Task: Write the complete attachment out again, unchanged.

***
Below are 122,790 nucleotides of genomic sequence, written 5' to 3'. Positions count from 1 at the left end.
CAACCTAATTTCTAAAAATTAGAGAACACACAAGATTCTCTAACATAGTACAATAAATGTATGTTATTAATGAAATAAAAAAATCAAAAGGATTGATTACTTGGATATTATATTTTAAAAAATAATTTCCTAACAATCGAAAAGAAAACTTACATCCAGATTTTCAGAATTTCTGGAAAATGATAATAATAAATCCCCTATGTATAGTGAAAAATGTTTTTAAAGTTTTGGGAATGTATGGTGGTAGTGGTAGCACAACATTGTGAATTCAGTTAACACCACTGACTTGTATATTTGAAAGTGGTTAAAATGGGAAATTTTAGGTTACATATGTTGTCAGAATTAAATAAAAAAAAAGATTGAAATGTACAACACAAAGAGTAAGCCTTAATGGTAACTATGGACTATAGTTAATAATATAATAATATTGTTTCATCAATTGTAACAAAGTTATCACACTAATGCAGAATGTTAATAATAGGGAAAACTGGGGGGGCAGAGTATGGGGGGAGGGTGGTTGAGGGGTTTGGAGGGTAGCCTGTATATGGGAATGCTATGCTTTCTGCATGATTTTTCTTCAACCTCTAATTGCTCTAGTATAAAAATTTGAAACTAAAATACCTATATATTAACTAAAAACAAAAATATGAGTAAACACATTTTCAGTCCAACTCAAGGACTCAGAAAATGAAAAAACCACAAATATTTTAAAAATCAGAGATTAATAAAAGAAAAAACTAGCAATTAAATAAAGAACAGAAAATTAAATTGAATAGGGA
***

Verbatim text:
Below are 122,790 nucleotides of genomic sequence, written 5' to 3'. Positions count from 1 at the left end.
CAACCTAATTTCTAAAAATTAGAGAACACACAAGATTCTCTAACATAGTACAATAAATGTATGTTATTAATGAAATAAAAAAATCAAAAGGATTGATTACTTGGATATTATATTTTAAAAAATAATTTCCTAACAATCGAAAAGAAAACTTACATCCAGATTTTCAGAATTTCTGGAAAATGATAATAATAAATCCCCTATGTATAGTGAAAAATGTTTTTAAAGTTTTGGGAATGTATGGTGGTAGTGGTAGCACAACATTGTGAATTCAGTTAACACCACTGACTTGTATATTTGAAAGTGGTTAAAATGGGAAATTTTAGGTTACATATGTTGTCAGAATTAAATAAAAAAAAAGATTGAAATGTACAACACAAAGAGTAAGCCTTAATGGTAACTATGGACTATAGTTAATAATATAATAATATTGTTTCATCAATTGTAACAAAGTTATCACACTAATGCAGAATGTTAATAATAGGGAAAACTGGGGGGGCAGAGTATGGGGGGAGGGTGGTTGAGGGGTTTGGAGGGTAGCCTGTATATGGGAATGCTATGCTTTCTGCATGATTTTTCTTCAACCTCTAATTGCTCTAGTATAAAAATTTGAAACTAAAATACCTATATATTAACTAAAAACAAAAATATGAGTAAACACATTTTCAGTCCAACTCAAGGACTCAGAAAATGAAAAAACCACAAATATTTTAAAAATCAGAGATTAATAAAAGAAAAAACTAGCAATTAAATAAAGAACAGAAAATTAAATTGAATAGGGA